And as we came into this [2020 election] cycle, some folks had asked me to take some of my thoughts over the years and put them in a more specific form. I bit the bullet and said, OK, if we were going to do something to make our corporate governance system and economy work better for the many and be aligned with sustainable economic growth, what would the changes be that we needed?

FT: You are particularly focused on the extra “E” in “EESG”. Why do you think investors should be paying as much attention to employees as to environmental, social and governance issues?

LS: Their investors’ economic wellbeing is mostly attributable to whether they have good jobs. These folks who control the capital, it is not their money, it is the money of working people and what you get to actually save, and put into the institutional investor is determined by your job.

For most of us what we get out of the capitalist system is what we get from our employment. And that is what matters most as an economic matter to most investors. We don’t have an approach to running our economy where we treat the people who create the profits — the workers — with due regard and give them good pay.

The election results in the US and the vote in Brexit are manifestations of what happens when there is economic insecurity.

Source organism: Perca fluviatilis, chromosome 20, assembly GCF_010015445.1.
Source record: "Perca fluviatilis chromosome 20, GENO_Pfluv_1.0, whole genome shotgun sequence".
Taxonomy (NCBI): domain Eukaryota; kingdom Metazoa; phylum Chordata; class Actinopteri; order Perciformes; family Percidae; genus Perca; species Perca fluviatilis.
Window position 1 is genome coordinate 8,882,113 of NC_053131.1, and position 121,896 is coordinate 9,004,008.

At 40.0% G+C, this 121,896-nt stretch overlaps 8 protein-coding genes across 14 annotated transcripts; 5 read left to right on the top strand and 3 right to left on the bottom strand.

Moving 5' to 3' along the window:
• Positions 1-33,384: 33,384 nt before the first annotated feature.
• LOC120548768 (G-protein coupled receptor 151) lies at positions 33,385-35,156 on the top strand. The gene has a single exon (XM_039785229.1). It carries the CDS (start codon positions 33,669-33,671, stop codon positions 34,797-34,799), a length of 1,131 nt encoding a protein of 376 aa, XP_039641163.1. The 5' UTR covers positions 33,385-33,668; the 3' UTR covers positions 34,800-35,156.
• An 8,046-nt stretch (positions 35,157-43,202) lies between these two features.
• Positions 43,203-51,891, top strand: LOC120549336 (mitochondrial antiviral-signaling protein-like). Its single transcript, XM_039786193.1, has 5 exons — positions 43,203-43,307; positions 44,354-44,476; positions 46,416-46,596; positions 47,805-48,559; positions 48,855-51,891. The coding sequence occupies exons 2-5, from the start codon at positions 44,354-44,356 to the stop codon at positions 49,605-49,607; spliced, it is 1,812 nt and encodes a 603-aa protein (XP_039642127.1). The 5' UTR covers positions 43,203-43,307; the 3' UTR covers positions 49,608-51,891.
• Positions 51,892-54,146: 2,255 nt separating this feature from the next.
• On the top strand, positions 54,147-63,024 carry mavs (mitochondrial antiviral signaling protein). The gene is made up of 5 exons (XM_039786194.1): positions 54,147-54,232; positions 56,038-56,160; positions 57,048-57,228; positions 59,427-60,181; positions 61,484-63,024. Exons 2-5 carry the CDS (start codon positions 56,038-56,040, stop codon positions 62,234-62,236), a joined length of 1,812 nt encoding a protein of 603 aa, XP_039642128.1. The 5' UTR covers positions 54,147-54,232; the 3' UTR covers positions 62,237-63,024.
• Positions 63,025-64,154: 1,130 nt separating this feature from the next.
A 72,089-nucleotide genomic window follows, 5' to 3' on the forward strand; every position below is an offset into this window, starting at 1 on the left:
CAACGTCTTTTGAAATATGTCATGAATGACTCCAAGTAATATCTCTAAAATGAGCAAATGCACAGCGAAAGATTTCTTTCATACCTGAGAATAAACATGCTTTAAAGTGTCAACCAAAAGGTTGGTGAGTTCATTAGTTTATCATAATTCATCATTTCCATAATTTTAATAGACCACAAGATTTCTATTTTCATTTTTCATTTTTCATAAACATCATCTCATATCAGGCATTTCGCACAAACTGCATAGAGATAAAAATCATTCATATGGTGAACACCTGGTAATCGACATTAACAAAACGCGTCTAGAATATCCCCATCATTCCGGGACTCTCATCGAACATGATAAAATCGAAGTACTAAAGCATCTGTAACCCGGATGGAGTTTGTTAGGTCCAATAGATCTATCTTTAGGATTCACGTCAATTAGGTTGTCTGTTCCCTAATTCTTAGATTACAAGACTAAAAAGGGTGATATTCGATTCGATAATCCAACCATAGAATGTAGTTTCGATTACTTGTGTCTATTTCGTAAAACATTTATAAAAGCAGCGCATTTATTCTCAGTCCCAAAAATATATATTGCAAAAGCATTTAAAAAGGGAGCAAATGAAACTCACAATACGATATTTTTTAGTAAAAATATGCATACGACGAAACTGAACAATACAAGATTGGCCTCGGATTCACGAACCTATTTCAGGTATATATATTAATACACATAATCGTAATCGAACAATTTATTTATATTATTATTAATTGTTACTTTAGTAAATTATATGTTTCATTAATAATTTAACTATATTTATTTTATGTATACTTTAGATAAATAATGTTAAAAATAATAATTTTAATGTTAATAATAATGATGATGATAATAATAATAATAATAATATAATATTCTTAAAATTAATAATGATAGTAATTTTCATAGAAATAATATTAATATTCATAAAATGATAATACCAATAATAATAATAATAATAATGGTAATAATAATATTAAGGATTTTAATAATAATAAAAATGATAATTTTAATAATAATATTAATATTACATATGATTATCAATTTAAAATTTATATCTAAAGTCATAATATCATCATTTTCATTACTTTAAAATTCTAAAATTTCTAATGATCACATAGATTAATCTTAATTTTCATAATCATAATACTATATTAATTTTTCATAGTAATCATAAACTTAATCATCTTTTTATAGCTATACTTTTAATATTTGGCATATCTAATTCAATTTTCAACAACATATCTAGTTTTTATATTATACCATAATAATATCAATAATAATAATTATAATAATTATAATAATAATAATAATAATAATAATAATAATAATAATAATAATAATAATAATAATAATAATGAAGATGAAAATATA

The great triumph of Franklin Roosevelt and the west was to actually come up with an approach to capitalism that made it work for the many. We have allowed ourselves to be arbitraged against each other and it has not had good results. It is absolutely vital that working people come first.

I don’t apologise for being left-of-centre. When I am a judge I decide cases regardless of political bent, but I was never afraid of using the “liberal” word. But you can have what I call “the pour-over coffee left”: for European readers that means people who like coffee that is even more fancy than Starbucks. You can go to entire conferences where people will talk about sustainability, everything, and they will not mention how the company treats its workers.

FT: Do you think the Business Roundtable statement (in August) missed a trick by not talking more about workers?